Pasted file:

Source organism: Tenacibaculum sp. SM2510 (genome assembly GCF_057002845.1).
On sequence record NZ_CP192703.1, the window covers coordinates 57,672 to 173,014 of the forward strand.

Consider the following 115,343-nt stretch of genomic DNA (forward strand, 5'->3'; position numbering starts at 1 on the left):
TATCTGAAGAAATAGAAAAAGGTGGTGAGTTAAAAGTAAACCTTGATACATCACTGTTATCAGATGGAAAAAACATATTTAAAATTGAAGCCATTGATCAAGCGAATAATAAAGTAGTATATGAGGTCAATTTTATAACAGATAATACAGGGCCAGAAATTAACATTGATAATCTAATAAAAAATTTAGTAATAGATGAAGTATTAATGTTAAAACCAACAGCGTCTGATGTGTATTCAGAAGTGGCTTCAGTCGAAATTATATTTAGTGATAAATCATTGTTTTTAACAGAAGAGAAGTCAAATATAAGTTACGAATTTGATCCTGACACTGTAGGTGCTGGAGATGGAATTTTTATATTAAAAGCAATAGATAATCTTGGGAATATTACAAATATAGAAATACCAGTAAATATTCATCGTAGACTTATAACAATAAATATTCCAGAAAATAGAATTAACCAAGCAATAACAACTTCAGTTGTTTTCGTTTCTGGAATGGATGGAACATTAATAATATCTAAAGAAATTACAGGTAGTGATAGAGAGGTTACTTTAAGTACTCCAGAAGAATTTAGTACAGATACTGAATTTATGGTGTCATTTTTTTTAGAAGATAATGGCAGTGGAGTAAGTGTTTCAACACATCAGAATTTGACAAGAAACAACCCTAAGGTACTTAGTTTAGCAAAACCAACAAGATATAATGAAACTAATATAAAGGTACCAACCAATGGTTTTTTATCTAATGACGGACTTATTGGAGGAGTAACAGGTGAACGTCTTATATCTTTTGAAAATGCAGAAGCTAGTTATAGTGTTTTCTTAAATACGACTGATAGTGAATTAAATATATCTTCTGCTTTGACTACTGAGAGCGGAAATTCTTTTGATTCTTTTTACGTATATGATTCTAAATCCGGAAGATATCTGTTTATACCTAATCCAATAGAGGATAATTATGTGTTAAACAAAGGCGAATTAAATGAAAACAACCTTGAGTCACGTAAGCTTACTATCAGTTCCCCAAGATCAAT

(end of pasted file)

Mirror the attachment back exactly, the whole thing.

Source organism: Tenacibaculum sp. SM2510 (genome assembly GCF_057002845.1).
On sequence record NZ_CP192703.1, the window covers coordinates 57,672 to 173,014 of the forward strand.

Consider the following 115,343-nt stretch of genomic DNA (forward strand, 5'->3'; position numbering starts at 1 on the left):
TATCTGAAGAAATAGAAAAAGGTGGTGAGTTAAAAGTAAACCTTGATACATCACTGTTATCAGATGGAAAAAACATATTTAAAATTGAAGCCATTGATCAAGCGAATAATAAAGTAGTATATGAGGTCAATTTTATAACAGATAATACAGGGCCAGAAATTAACATTGATAATCTAATAAAAAATTTAGTAATAGATGAAGTATTAATGTTAAAACCAACAGCGTCTGATGTGTATTCAGAAGTGGCTTCAGTCGAAATTATATTTAGTGATAAATCATTGTTTTTAACAGAAGAGAAGTCAAATATAAGTTACGAATTTGATCCTGACACTGTAGGTGCTGGAGATGGAATTTTTATATTAAAAGCAATAGATAATCTTGGGAATATTACAAATATAGAAATACCAGTAAATATTCATCGTAGACTTATAACAATAAATATTCCAGAAAATAGAATTAACCAAGCAATAACAACTTCAGTTGTTTTCGTTTCTGGAATGGATGGAACATTAATAATATCTAAAGAAATTACAGGTAGTGATAGAGAGGTTACTTTAAGTACTCCAGAAGAATTTAGTACAGATACTGAATTTATGGTGTCATTTTTTTTAGAAGATAATGGCAGTGGAGTAAGTGTTTCAACACATCAGAATTTGACAAGAAACAACCCTAAGGTACTTAGTTTAGCAAAACCAACAAGATATAATGAAACTAATATAAAGGTACCAACCAATGGTTTTTTATCTAATGACGGACTTATTGGAGGAGTAACAGGTGAACGTCTTATATCTTTTGAAAATGCAGAAGCTAGTTATAGTGTTTTCTTAAATACGACTGATAGTGAATTAAATATATCTTCTGCTTTGACTACTGAGAGCGGAAATTCTTTTGATTCTTTTTACGTATATGATTCTAAATCCGGAAGATATCTGTTTATACCTAATCCAATAGAGGATAATTATGTGTTAAACAAAGGCGAATTAAATGAAAACAACCTTGAGTCACGTAAGCTTACTATCAGTTCCCCAAGATCAAT